33,683       563    6.64       32,021       463    5.73       26     74     100  
                                                              

Total loans and leases

     73,938       1,297    6.96       68,556       1,020    5.90       87     190     277  

Securities:

                    

Taxable

     20,836       231    4.39       24,013       255    4.22       (34 )   10     (24 )

Exempt from income taxes (b)

     587       10    7.29       787       15    7.42       (4 )   (1 )   (5 )

Other short-term investments

     159       2    5.69       115       1    3.49       —       1     1  
                                                              

Total interest-earning assets

     95,520       1,540    6.40       93,471       1,291    5.48       49     200     249  

Cash and due from banks

     2,355            2,742             

Other assets

     8,745            8,207             

Allowance for loan and lease losses

     (752 )          (721 )           
                                

Total assets

   $ 105,868          $ 103,699             
                                

Liabilities

                    

Interest-bearing liabilities:

                    

Interest checking

   $ 16,251     $ 102    2.49 %   $ 18,498     $ 86    1.84 %   $ (11 )   27     16  

Savings

     12,279       95    3.08       9,939       48    1.90       13     34     47  

Money market

     6,371       69    4.30       5,154       37    2.82       10     22     32  

Other time deposits

     10,794       116    4.24       8,730       68    3.14       19     29     48  

Certificates - $100,000 and over

     6,415       81    5.03       4,156       34    3.28       24     23     47  

Foreign office deposits

     3,668       47    5.05       3,925       34    3.41       (2 )   15     13  

Federal funds purchased

     4,546       61    5.33       4,001       35    3.50       5     21     26  

Other short-term borrowings

     4,056       45    4.42       5,619       41    2.92       (13 )   17     4  

Long-term debt

     14,355       205    5.66       16,914       163    3.80       (28 )   70     42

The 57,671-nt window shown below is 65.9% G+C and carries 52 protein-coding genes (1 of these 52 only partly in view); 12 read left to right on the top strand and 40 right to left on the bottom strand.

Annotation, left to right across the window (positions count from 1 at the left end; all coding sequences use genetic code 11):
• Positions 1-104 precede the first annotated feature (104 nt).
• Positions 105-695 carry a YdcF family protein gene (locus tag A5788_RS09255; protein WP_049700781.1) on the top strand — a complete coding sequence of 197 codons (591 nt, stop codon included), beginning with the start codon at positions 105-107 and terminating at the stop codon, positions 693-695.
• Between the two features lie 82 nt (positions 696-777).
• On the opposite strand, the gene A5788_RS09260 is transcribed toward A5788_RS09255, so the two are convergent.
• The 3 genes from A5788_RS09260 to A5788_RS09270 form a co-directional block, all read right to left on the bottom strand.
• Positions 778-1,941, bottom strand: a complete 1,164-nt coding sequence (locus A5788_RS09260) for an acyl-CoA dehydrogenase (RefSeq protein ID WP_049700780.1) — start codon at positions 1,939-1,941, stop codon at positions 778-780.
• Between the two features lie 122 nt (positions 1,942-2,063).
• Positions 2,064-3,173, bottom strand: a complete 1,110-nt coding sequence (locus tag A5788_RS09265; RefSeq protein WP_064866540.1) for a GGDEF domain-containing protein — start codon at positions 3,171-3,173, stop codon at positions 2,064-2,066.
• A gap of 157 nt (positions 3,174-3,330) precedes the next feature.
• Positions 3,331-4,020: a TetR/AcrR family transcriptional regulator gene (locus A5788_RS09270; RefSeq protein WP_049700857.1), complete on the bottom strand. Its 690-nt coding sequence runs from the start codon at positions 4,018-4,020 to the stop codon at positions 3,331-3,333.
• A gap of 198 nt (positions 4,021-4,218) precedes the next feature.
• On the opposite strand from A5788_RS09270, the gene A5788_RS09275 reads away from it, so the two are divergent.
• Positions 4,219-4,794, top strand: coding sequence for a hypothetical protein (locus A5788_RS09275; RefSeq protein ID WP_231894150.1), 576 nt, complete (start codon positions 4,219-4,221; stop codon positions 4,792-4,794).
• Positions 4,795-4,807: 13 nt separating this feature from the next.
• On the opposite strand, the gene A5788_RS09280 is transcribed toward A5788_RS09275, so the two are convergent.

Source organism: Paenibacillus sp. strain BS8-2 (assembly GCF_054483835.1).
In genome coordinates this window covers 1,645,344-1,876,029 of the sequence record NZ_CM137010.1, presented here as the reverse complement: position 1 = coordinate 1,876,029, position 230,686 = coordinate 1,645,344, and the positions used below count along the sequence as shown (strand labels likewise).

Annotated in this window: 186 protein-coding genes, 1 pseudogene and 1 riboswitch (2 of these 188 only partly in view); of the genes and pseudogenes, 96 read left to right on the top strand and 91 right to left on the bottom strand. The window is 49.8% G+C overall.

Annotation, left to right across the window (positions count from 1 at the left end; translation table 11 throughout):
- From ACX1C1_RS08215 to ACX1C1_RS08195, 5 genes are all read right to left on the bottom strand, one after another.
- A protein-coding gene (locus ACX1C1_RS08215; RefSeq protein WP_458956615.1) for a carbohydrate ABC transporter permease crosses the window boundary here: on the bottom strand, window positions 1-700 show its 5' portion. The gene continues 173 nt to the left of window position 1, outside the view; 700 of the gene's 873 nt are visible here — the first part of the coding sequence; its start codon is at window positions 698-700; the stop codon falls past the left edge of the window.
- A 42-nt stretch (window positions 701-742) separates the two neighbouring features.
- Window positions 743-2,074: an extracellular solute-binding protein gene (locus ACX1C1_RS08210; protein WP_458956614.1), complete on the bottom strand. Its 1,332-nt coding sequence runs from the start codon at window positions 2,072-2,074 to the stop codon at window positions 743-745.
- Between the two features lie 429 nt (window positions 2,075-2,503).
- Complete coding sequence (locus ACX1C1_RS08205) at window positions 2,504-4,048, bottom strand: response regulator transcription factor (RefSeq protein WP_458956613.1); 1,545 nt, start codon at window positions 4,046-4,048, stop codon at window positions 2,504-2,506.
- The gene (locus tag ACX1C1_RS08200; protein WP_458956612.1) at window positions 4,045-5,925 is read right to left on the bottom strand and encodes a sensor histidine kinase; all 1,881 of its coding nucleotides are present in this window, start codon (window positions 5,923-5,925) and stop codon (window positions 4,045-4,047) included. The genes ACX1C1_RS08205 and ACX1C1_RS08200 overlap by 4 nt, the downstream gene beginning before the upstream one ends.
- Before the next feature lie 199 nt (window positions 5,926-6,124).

Total interest-bearing liabilities

     78,735       821    4.14       76,936       546    2.82       17     258     275  

Demand deposits

     13,642            13,977             

Other liabilities

     3,613            3,335             
                                

Total liabilities

     95,990            94,248             

Shareholders’ equity

     9,878            9,451             
                                

Total liabilities and shareholders’ equity

   $ 105,868          $ 103,699             
                                

Net interest income margin

     $ 719    2.99 %     $ 745    3.16 %   $ 32     (58 )   (26 )

Net interest rate spread

        2.26          2.66        

Interest-bearing liabilities to interest-earning assets

        82.43          82.31        
                            

(a) Changes in interest not solely due to volume or yield/rate are allocated in proportion to the absolute dollar amount of change in volume and yield/rate.
(b) The net taxable equivalent adjustment amounts included in the above table are $6 million and $8 million for the three months ended September 30, 2006 and 2005, respectively.

 

9


Management’s Discussion and Analysis of Financial Condition and Results of Operations (continued)

 

TABLE 3: Consolidated Average Balance Sheets and Analysis of Net Interest Income (FTE)

 

For the nine months ended

   September 30, 2006     September 30, 2005     Attribution of Change
in Net Interest Income (a)
 

($ in millions)

   Average
Balance
    Revenue/
Cost
  

Average
Yield/

Rate

    Average
Balance
    Revenue/
Cost
  

Average
Yield/

Rate

    Volume    

Yield/

Rate

    Total